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Packed house hears Rosemont Copper update at SME Arizona Conference
December 9, 2013

Despite sluggish metal prices, more than 500 registered attendees gathered at Tucson's JW Marriott Star Pass Resort for the the annual SME Arizona Conference.

Rod Pace, president and chief operating officer of Rosemont Copper kicked off the conference with his keynote address about the project south of Tucson that is inching closer to realizing production.

Pace focused most of his presentation on the new technology that the project will use and devoted the last few minutes of his talk to updating the packed room on the permitting efforts.

The Rosemont Copper project will be one of the largest copper mines in the United States and is expected to have a total economic impact of nearly $30 billion to the United States during the life of the mine. The permitting of the project has been in the works for more than seven years.
Pace announced that the project could be entering its home stretch and if all goes as planned, environmental work at the site could begin in June or July of 2014 with other mining work starting in the third or fourth quarter of 2014.

This timetable is based on news that the U.S. Forest Service said that it will print the final environmental impact statement (EIS) along with a draft record of decision on Friday, Dec. 13.

The final Rosemont Mine EIS was posted on the Forest Service’s website (www.RosemontEIS.us) on Nov. 29.

The physical printing of the EIS begins the objection and resolution period that is expected to last 120 days. Pace said that following the printing of the EIS, which is also expected to be published in the Arizona Daily Star on Dec. 15 or 16, there will be a 45-day period in which citizen and concerned groups can file objections the draft record of decision but not the final EIS. The Forest Service then has 45 days to resolve the issues and there is a one-time 30 day extension that is expected to be used. The final record of decision is expected to be delivered on April 15.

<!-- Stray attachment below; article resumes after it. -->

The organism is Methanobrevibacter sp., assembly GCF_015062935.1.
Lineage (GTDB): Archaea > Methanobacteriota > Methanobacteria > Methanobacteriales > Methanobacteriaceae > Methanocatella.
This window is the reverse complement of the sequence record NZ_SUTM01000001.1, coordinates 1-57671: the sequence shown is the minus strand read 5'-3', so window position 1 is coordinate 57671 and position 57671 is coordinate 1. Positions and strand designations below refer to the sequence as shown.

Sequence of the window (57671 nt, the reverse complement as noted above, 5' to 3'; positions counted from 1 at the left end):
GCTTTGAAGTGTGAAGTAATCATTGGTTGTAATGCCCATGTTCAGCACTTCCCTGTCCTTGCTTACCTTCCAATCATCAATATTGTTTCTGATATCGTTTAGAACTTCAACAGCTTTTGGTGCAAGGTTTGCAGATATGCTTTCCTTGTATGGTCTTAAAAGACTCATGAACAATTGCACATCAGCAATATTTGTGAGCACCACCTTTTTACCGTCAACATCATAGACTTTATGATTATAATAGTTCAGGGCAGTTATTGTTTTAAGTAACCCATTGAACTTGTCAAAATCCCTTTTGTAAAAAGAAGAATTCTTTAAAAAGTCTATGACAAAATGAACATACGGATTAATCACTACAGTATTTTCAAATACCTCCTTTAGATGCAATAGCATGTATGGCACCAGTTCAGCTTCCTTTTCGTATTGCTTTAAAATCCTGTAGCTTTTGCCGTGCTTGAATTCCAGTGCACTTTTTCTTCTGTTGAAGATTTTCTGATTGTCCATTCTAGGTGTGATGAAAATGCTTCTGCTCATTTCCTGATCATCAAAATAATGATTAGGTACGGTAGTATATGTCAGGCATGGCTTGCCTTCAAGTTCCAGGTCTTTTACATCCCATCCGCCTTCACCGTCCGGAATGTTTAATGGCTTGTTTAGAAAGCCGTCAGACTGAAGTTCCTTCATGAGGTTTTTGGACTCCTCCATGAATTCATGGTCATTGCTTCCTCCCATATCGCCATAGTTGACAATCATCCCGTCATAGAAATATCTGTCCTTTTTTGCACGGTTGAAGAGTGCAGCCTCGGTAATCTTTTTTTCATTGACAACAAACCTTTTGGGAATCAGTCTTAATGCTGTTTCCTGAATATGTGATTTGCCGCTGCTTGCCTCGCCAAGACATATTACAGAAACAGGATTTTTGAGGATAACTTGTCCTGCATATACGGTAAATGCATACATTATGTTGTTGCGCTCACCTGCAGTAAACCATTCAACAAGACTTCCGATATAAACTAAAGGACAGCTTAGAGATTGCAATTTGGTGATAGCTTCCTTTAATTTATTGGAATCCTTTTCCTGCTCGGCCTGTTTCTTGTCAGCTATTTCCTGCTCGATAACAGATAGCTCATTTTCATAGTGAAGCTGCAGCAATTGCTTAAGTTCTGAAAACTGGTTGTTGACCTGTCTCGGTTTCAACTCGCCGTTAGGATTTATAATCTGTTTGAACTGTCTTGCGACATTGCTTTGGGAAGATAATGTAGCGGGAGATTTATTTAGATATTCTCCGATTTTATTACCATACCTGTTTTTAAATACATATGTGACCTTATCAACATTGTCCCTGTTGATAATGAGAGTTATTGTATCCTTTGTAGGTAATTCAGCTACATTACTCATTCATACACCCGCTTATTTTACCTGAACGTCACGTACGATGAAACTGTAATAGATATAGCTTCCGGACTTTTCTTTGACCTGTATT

With the printing of the EIS, the U.S. Army Corps of Engineers can also proceed with the 404 Clean Water permit that is expected to include mitigation plans for the dry washes on the property.

During the challenging permitting process Rosemont has focused heavily on using the best available to technology to create an efficient operation. These technologies, Pace said, will lead to more efficient use of water, lower emissions, the largest dry tailings stack in the world and a mine that complies with Pima County's stringent Dark Skies policies.

Pace said the mine will be built from the outside in with the reclamation process starting with the outer berms.

"It has been a long process but it is difficult to start a mine anywhere in the world," Pace said. "At least in the United States once the mine is permitted we don't have to worry about changing laws."

The remainder of the conference included sessions on mining, environmental, mineral processing/smelting/metallurgy, Mexico, geology, blasting and new projects as well as a lunch address from Richard Ducote, community affairs manager, Freeport-McMoRan who spoke about mining and the media.

Above: SME President Jessica Kogel is pictured with 2013 SME Arizona Conference chair Al Copper, left, and Rosemont Copper President and CEO Rod Pace.

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